Tuesday, August 15, 2017


Yesterday morning I sent my husband an article that I thought it would be useful for him to read. It talked about a symptom of ADHD - impulsivity - and offered some strategies a person could use to help with that tendency.

For example, some people blurt out what they think in a business meeting for fear of forgetting the thought when they do get a chance to air their views. If such a person were to jot down the thought this would prevent the feeling of desperation to get out the thought at an inappropriate time. Hilary Clinton did this several times in her debates with Donald Trump.

In the case of a personal conversation a person might note that his or her hand is clenched as a clue to take a few deep breaths rather than talk over someone or go into a monologue, rather than to remain a conversationalist.

Last evening, there was a brief discussion about health. I think my husband mentioned a particular vitamin that he was out of, or something related to a vitamin or mineral. I assured him that I wasn't discounting what he said but that lifestyle issues were an important part of aging in a healthy way. So, the idea is to get yourself into a situation where anxiety is easily managed - eat well, exercise most days, enjoy your life and keep your body motoring along in a consistent and gentle way.

He debunked the importance of lifestyle, as he always does. That's okay. We have differing views on the matter. But, he did raise an important point. Lots of people have lots of anxiety in the form of responsibility and it doesn't do them any harm, as far as we can tell.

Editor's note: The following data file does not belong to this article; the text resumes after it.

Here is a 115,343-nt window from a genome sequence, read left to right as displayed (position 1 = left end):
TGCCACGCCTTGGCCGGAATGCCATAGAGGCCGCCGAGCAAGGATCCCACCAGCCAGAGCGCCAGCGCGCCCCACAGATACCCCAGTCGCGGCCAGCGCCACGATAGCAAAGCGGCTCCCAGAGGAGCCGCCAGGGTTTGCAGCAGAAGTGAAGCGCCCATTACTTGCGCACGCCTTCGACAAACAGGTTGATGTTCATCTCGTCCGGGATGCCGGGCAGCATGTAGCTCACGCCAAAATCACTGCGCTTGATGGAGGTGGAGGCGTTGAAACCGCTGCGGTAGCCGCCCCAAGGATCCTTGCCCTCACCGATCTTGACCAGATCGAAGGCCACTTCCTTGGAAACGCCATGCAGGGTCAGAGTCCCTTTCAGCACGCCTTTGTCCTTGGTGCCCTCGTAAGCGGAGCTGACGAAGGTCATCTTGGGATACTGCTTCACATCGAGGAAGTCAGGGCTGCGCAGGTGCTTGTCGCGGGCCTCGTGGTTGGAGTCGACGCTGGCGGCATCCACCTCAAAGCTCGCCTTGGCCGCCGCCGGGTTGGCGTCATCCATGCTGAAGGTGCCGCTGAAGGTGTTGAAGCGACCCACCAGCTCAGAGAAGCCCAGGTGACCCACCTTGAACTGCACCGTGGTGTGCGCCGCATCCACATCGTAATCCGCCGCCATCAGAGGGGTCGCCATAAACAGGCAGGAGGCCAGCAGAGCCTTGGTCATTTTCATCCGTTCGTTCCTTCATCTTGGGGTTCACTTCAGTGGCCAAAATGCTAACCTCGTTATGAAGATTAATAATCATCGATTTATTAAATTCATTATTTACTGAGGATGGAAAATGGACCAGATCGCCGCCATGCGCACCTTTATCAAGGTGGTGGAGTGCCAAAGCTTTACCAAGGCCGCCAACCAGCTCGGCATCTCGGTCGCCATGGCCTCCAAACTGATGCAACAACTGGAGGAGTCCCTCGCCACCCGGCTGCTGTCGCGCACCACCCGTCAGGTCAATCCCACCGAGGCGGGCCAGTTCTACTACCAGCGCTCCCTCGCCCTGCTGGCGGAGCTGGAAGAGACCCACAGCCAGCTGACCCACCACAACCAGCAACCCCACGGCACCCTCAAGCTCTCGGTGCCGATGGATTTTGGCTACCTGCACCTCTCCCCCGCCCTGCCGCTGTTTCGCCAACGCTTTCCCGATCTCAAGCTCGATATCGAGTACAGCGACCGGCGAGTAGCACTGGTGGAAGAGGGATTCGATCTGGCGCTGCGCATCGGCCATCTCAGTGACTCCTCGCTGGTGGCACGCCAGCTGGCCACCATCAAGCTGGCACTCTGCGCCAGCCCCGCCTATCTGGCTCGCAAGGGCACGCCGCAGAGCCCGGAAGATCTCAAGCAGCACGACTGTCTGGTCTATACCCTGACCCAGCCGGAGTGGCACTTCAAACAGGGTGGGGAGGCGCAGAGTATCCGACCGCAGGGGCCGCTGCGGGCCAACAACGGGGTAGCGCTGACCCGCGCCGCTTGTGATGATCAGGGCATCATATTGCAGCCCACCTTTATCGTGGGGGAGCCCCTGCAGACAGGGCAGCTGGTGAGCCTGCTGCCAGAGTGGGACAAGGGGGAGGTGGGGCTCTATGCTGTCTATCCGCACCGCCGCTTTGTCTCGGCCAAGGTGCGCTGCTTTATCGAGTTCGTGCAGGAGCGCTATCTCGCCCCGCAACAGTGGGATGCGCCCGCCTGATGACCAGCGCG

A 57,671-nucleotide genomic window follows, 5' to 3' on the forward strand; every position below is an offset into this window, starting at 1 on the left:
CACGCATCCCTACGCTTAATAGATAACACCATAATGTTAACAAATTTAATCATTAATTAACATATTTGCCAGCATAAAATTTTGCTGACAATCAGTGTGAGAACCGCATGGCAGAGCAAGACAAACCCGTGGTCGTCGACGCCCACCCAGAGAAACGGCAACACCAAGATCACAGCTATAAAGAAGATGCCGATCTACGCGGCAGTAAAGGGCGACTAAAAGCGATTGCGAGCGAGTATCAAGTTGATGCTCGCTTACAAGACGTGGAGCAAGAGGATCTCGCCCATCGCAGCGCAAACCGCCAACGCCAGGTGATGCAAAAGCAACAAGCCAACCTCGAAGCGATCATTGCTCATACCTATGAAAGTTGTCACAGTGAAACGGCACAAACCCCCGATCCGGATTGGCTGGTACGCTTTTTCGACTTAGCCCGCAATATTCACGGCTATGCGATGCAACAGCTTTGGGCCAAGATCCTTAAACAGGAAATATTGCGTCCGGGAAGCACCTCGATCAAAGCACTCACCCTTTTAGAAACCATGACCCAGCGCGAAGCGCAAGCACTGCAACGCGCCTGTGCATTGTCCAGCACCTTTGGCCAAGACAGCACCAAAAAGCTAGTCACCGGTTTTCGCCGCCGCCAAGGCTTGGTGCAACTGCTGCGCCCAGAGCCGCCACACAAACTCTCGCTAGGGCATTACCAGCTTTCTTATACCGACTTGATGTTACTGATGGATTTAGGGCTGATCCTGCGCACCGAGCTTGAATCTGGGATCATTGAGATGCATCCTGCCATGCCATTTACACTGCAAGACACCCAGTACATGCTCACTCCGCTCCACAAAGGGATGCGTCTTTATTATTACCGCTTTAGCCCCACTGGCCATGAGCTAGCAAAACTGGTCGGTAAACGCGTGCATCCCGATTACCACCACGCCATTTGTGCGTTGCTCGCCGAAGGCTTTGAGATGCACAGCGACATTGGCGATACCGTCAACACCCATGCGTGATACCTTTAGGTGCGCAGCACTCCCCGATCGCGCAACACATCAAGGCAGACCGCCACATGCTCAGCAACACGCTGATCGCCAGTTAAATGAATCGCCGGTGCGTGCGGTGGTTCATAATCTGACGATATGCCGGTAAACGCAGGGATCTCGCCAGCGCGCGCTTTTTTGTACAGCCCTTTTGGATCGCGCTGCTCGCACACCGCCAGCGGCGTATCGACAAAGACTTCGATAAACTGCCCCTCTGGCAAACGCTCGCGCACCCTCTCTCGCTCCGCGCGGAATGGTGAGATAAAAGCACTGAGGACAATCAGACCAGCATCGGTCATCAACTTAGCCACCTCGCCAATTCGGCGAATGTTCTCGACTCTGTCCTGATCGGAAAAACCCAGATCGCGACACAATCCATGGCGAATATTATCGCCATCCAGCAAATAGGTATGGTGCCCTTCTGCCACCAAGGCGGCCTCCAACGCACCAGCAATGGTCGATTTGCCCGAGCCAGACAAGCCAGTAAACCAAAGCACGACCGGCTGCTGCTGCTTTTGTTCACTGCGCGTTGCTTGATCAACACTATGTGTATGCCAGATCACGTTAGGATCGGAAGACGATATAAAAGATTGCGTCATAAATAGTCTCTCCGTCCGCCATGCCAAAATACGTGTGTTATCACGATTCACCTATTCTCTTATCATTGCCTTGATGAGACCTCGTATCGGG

Of course, I happen to think that my husband's anxiety has done him a lot of harm but again that relates to the lifestyle choice of carrying his anxiety with him nearly 24/7 for a very long time. He doesn't have a healthy lifestyle balance. Anyway, I can't do much about that at this time and it's not the point of the journal entry.

It got me thinking about anxiety - the kind of anxiety that makes you feel stressed, miserable, under the gun, tired and worried - and it's a very inward thinking, non-relating sort of thing. When overly stressed it's a rare person that is sexually aroused. Stress closes down the desire for life that is abundantly available when stress is low and a person is well rested on a daily basis.

When someone is stressed they tend to not behave as well as they might,  perhaps demanding that their beliefs and ideas are most important and require all the air space; indeed,  snuffing any other ideas out. The ideal situation goes that we need to act and think sympathetically towards such people. It is, after all, some sort of anxiety showing up in a dysfunctional communication style. We are asked to walk in the other person's shoes and see into their insides. Ah, yes, the rudeness relates to anxiety!

Yet, it actually doesn't work that way after a time. Rather, the tendency becomes to realize that it is better to disengage from this dysfunctional conversation (monologue) and to keep your opinions to yourself.

When you keep your opinions to yourself, you keep yourself to yourself and in this way there is no relate-ion-ship. You remain alone, in essence protecting the relationship from combustion; rather, keeping the relationship on hold until, and if, behavior improves.

To be aware of a tendency to be impulsive and to learn the strategies that enable you to have control of any impulsivity is not only a gift to yourself but to all the other people in your life. Impulsivity drowns those people around you until one day you realize that all the people around you have their heads under the water.

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